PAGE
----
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EnglishEdit

EtymologyEdit

Shortened from Japanese, attested as a noun since 1872, and adjectivally since 1878.[1] Compare Nip (shortened from Nippon).

PronunciationEdit

  • IPA(key): /dʒæp/
  • (file)
  • Rhymes: -æp

NounEdit

Jap (plural Japs)

  1. (derogatory, ethnic slur) A Japanese person.
    • 1872, James Brooks, A Seven Months' Run, Up, and Down, and Around the World:
      Among our Japs on board are two returning from Italy, where they have been with silk-worms' eggs, on cards, to sell. This has become a great speculation, and the Japs are going into it with zeal. The Japs almost always—always when they can—take cabin passages ; the Chinese seldom, or never.

SynonymsEdit

  • Japanese (neutral; non-offensive)
  • Nip (pejorative, ethnic slur)

Derived termsEdit

Related termsEdit

TranslationsEdit

AdjectiveEdit

Jap (not comparable)

  1. (derogatory, ethnic slur) Japanese; of or pertaining to Japan or its people.

VerbEdit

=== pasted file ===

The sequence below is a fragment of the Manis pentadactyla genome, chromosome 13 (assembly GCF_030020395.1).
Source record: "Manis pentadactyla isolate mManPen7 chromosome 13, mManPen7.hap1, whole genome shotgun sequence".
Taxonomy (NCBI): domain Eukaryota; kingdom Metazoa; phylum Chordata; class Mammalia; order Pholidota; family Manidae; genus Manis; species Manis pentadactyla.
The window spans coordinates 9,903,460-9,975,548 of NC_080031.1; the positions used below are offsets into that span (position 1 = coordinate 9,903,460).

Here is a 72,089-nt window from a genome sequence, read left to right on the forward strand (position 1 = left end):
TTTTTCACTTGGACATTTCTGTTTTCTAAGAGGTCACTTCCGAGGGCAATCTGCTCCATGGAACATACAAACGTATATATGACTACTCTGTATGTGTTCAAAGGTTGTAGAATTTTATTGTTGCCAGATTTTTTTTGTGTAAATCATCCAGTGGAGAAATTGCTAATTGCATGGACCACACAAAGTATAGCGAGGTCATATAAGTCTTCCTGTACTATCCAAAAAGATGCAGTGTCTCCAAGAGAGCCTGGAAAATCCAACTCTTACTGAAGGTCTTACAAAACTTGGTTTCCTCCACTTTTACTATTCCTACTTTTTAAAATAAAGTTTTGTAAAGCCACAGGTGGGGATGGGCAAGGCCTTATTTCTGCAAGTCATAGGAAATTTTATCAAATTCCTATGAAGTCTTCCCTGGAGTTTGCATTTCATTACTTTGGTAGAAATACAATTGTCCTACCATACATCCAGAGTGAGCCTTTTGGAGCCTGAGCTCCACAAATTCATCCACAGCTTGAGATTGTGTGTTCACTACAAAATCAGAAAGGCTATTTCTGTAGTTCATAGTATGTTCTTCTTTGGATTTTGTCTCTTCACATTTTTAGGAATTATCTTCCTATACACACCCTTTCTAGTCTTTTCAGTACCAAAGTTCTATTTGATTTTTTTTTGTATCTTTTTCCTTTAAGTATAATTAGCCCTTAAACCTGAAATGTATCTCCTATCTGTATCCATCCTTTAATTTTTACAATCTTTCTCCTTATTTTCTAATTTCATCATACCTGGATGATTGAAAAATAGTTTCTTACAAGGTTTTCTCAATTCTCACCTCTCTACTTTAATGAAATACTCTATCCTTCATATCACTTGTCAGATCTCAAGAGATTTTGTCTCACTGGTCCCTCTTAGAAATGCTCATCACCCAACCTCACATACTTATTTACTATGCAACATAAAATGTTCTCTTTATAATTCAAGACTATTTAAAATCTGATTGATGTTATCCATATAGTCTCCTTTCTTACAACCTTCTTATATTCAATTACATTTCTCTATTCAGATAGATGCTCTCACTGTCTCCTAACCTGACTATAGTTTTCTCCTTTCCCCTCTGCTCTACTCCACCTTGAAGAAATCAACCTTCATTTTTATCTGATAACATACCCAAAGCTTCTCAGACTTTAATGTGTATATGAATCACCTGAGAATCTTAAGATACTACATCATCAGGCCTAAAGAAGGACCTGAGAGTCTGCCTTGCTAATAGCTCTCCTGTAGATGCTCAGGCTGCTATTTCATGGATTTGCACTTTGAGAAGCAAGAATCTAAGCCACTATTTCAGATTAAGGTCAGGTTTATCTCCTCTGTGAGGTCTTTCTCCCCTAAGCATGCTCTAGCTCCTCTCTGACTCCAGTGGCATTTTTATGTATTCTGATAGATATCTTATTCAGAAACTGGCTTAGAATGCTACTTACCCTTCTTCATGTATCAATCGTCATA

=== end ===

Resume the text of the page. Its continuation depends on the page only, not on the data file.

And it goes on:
Jap (third-person singular simple present Japs, present participle Japping, simple past and past participle Japped)

  1. Alternative letter-case form of jap

Proper nounEdit

Jap

  1. (slang, ethnic slur) The Japanese language.
    • 2007, Les A. Murray, Fredy Neptune (page 239)
      He petered out under Pitty's savage look: Do you speak Jap? Do you understand the world from inside those bastards' slanty-eyed little head-lopping poem-writing minds?
    • 2012, Robert Conroy, Rising Sun
      He said it in Japanese, which surprised the boy and stunned Cullen.
      “You speak Jap?” asked Cullen.
      “Looks like it, doesn't it?”

ReferencesEdit

  1. ^ Jap” in Douglas Harper, Online Etymology Dictionary, 2001–2019.

AnagramsEdit